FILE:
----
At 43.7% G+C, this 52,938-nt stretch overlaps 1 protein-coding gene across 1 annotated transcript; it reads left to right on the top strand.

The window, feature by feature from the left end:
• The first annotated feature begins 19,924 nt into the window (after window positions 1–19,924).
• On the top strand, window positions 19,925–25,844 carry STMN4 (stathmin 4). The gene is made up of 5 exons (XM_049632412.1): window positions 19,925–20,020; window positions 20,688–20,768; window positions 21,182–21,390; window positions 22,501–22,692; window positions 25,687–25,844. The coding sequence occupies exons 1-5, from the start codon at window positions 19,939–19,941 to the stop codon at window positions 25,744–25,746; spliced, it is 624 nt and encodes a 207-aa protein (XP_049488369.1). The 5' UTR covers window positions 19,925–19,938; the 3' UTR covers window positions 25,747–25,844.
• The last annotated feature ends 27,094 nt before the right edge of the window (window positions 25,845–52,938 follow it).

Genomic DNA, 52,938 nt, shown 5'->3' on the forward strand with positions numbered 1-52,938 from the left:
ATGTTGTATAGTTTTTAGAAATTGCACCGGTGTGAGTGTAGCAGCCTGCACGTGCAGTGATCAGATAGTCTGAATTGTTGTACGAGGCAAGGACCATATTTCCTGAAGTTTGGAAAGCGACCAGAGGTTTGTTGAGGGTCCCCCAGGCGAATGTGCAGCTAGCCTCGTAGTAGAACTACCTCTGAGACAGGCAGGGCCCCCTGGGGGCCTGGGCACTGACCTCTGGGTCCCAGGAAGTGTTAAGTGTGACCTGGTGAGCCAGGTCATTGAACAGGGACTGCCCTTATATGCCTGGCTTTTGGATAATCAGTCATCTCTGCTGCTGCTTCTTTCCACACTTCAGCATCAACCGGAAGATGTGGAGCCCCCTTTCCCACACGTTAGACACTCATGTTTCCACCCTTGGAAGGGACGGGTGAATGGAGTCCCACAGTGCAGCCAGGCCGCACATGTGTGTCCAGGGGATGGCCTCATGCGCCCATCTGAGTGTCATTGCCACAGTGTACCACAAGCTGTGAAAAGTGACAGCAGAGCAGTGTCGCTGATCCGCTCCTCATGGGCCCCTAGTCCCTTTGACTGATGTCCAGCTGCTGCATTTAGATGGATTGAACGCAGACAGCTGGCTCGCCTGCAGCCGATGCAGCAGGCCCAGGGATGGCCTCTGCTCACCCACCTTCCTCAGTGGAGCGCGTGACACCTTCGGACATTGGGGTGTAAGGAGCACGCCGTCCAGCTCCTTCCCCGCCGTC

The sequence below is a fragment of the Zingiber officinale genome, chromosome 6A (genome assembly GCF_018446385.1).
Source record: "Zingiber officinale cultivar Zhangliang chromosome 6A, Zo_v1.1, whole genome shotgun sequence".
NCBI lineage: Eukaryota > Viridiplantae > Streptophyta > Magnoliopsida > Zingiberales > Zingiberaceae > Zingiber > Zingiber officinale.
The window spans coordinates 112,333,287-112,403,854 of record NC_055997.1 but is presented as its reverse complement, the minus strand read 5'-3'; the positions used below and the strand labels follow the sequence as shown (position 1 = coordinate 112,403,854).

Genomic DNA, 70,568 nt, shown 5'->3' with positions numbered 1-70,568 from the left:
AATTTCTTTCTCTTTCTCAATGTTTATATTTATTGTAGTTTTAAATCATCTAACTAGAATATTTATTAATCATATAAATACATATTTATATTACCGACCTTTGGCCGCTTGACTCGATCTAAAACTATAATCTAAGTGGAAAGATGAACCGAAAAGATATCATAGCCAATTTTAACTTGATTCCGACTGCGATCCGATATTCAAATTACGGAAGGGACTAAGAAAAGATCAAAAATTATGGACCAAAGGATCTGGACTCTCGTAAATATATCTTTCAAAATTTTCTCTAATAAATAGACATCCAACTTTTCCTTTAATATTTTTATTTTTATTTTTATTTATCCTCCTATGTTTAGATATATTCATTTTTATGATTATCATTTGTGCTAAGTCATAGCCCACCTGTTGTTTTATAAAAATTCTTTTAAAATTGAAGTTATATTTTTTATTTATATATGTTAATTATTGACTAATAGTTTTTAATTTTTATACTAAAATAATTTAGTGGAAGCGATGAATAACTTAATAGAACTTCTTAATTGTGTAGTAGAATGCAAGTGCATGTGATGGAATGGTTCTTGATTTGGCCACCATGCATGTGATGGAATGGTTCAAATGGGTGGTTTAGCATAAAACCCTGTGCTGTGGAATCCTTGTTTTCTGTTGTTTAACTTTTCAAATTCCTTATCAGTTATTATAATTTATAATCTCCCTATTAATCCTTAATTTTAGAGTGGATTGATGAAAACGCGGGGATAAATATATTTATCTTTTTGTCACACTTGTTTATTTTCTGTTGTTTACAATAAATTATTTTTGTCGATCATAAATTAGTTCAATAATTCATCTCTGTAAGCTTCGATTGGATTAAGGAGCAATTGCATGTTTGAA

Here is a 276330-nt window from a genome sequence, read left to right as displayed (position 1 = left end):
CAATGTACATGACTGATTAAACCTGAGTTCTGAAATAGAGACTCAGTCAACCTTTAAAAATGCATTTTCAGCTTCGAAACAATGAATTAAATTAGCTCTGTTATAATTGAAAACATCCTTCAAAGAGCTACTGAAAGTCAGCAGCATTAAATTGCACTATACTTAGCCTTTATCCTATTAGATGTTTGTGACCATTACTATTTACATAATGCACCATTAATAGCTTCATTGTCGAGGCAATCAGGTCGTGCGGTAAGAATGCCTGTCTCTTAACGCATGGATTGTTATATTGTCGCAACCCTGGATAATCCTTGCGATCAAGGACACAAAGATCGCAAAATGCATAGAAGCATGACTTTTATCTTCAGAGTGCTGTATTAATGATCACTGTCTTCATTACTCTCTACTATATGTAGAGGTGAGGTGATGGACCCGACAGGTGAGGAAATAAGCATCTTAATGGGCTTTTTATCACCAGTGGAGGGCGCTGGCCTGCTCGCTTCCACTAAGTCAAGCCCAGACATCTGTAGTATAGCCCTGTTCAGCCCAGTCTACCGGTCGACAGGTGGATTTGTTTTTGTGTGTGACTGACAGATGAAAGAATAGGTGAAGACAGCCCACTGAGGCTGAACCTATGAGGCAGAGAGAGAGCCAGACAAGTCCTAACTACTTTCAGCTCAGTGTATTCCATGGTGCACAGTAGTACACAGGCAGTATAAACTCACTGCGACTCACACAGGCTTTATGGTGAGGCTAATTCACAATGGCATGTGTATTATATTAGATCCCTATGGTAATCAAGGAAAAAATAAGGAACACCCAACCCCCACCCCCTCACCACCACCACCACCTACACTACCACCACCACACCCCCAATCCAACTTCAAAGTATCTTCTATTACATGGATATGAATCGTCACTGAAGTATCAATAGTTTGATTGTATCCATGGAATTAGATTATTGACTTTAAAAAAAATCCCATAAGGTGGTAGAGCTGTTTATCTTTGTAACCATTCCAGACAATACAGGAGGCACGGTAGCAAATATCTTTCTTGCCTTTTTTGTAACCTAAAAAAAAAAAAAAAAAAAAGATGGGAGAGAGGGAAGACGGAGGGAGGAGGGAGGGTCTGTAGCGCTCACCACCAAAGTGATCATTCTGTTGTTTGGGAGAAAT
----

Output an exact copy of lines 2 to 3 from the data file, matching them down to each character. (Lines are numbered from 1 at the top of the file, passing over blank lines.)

The window, feature by feature from the left end:
• The first annotated feature begins 19,924 nt into the window (after window positions 1–19,924).